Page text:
Not surprisingly, she is now failing that class.
She hasn't turned in eight assignments. At least some of those assignments were assigned while we were out of town.
Danielle knew, in advance, that we were going out of town. We informed the school that we were going to be out of town, and asked that her instructors send work home with her. Danielle "forgot" at least some of those assignments. We know for a fact that she didn't bring her reading book home, and she denied receiving any assignments from her mainstreamed class, other than being asked to take a few photographs while she was gone.
She barely did any work while we were away. We reminded her a couple of times, but opted not to get into a control battle over homework. The consequences of failing to do her homework were going to be on her, and that's where we left it.
Yesterday, we got an e-mail from Danielle's homeroom teacher that said the following:
We've been trying to help her get caught up. There is not enough time in the day to devote the time she needs to get caught up. She was directed by our staff to bring her [failing subject] book home and work on assignments there. She left the book on her desk. I believe she was also told by Mr. [teacher of failing subject] to take pictures of [failing subject] and label them. I don't know if she followed that directive. She also has had notes downloaded on her gig stick, but never seems to bring it to school. Perhaps you could help her get caught up so she can have a passing grade.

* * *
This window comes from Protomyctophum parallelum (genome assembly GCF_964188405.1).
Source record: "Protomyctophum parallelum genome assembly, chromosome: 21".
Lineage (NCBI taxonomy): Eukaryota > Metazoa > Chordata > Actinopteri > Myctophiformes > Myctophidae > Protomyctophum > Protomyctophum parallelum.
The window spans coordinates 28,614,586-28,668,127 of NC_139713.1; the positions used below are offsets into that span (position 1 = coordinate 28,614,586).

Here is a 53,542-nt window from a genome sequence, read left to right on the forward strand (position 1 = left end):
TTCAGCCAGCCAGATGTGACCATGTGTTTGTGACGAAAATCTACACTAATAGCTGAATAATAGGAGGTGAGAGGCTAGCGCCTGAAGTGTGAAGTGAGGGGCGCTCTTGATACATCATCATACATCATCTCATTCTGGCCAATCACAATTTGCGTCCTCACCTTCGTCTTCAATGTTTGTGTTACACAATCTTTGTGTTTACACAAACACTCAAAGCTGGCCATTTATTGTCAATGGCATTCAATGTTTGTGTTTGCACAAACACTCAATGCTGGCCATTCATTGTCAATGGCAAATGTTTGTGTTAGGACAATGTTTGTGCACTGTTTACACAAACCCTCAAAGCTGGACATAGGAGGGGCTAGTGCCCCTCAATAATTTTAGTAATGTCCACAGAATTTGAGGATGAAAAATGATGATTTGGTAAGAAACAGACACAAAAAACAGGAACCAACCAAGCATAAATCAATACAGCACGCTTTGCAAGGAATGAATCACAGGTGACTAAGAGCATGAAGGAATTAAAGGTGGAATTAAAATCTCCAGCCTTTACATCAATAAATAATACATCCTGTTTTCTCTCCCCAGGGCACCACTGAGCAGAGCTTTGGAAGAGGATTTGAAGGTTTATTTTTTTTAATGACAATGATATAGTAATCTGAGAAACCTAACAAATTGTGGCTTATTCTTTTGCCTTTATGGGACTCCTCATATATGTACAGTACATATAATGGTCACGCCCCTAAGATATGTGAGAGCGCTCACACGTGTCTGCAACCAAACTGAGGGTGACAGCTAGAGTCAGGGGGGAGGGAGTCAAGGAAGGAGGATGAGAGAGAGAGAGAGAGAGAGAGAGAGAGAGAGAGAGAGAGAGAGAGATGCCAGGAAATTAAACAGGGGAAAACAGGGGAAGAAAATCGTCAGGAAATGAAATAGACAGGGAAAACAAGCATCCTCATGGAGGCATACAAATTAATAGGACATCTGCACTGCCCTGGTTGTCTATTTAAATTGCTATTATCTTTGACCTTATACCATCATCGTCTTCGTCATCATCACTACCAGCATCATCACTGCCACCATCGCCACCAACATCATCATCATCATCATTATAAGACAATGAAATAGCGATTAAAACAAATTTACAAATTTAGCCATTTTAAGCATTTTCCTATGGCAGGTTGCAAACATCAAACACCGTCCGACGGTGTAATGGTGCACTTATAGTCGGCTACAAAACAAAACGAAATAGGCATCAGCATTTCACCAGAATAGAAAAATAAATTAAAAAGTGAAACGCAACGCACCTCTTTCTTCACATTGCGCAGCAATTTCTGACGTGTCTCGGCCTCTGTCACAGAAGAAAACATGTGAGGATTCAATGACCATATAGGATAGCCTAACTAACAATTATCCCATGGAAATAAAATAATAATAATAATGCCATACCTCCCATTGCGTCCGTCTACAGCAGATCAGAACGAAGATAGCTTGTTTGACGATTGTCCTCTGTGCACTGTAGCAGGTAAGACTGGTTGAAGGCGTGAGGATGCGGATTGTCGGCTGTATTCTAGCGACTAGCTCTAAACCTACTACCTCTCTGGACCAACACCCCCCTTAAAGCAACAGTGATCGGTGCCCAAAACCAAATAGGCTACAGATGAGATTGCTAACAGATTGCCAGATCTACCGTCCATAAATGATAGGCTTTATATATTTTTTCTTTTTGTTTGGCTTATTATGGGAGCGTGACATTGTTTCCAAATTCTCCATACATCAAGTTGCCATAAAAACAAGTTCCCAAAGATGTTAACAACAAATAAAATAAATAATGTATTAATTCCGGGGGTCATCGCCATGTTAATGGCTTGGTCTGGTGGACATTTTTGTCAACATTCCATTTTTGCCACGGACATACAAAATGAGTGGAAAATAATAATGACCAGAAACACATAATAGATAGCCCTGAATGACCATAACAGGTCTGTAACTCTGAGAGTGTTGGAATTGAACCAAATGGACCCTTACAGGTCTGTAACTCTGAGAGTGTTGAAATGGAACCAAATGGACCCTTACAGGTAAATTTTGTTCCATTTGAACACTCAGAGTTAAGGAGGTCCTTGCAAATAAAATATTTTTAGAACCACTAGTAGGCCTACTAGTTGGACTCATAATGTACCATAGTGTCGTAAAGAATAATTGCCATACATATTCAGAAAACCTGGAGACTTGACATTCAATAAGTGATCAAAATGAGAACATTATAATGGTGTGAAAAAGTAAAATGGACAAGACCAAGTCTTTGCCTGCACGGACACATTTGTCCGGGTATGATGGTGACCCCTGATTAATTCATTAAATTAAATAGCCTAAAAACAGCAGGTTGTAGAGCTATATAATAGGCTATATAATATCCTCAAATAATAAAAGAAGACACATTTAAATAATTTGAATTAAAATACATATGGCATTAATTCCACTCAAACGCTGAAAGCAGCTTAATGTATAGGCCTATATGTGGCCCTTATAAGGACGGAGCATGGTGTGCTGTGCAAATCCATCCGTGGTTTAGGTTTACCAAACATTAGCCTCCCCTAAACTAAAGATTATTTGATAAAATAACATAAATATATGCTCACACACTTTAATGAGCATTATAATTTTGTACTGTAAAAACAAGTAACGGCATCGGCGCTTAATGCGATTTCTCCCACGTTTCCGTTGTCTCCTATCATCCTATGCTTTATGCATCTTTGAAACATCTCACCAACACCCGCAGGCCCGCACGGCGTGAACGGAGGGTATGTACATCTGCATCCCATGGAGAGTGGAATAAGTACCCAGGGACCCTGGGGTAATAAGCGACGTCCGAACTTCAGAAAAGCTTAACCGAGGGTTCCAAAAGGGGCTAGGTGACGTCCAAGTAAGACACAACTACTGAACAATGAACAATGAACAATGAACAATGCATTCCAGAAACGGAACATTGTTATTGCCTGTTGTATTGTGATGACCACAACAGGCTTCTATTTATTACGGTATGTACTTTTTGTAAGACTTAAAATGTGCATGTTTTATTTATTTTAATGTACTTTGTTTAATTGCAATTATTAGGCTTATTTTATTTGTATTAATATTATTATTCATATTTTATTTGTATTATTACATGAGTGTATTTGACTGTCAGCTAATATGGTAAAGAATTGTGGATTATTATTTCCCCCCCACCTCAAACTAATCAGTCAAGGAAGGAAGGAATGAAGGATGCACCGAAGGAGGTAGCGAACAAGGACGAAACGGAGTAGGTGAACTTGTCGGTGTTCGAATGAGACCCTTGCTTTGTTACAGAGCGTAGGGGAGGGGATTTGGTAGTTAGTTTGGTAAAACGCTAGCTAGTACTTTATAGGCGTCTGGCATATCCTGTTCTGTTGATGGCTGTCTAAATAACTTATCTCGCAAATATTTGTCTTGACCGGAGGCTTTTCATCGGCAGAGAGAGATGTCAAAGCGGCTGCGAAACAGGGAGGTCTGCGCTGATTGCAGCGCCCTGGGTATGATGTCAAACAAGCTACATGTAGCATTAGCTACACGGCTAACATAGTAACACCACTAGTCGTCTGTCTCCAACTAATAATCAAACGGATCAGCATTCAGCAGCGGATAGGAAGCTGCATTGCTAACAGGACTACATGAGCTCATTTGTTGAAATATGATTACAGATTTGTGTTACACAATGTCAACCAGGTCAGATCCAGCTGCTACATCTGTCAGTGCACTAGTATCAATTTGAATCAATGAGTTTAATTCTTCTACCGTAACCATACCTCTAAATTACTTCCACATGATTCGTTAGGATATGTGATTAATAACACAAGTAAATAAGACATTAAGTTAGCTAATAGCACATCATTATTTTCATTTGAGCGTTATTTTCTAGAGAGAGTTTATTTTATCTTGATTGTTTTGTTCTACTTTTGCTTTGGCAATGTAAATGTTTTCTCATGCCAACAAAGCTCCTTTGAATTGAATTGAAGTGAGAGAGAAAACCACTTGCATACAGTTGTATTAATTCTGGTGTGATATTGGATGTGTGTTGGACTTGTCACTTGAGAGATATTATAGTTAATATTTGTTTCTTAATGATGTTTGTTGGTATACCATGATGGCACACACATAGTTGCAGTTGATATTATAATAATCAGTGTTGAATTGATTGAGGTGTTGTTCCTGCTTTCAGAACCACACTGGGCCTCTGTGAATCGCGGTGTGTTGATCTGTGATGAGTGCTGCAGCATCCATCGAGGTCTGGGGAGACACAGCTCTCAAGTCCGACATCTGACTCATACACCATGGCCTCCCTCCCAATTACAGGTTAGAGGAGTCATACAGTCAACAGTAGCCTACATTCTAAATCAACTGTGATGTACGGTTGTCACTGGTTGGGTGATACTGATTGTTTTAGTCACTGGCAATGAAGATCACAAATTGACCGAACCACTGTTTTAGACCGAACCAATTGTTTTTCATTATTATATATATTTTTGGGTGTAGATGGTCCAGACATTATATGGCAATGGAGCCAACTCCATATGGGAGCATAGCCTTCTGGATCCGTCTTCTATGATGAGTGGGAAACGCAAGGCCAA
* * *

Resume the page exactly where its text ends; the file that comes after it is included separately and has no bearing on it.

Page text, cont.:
We avoided the temptation to send back a snarky, "we told you so," remark, or to ask the obvious question, "how do you expect us to help her if we don't have the book here?" We politely replied that we would discuss the situation with Danielle, but that our availability to help her is somewhat limited, because of our work schedules.
The real answer is, I'm not going to get into a huge control battle with my kid over school.
We did tell her we expected to see the book, in her hands, tomorrow afternoon, no excuses. We also told her that if she brought home a failing grade on her progress report, there would be some unpleasant consequences.
When she tried to argue, we cut her off. "You know what is expected, you know what the consequences will be if you do not meet our expectations, and that's all we have to say on this subject."
And now we are done discussing the problem.
Of course Danielle tried to argue that she'd already received some consequences at school.
"That may be true," we answered calmly, "but when your teacher says, "perhaps you could help her get caught up so she can have a passing grade," we are going to get involved.
I think a snowflake has a better chance of surviving in hell than Danielle has of passing this class.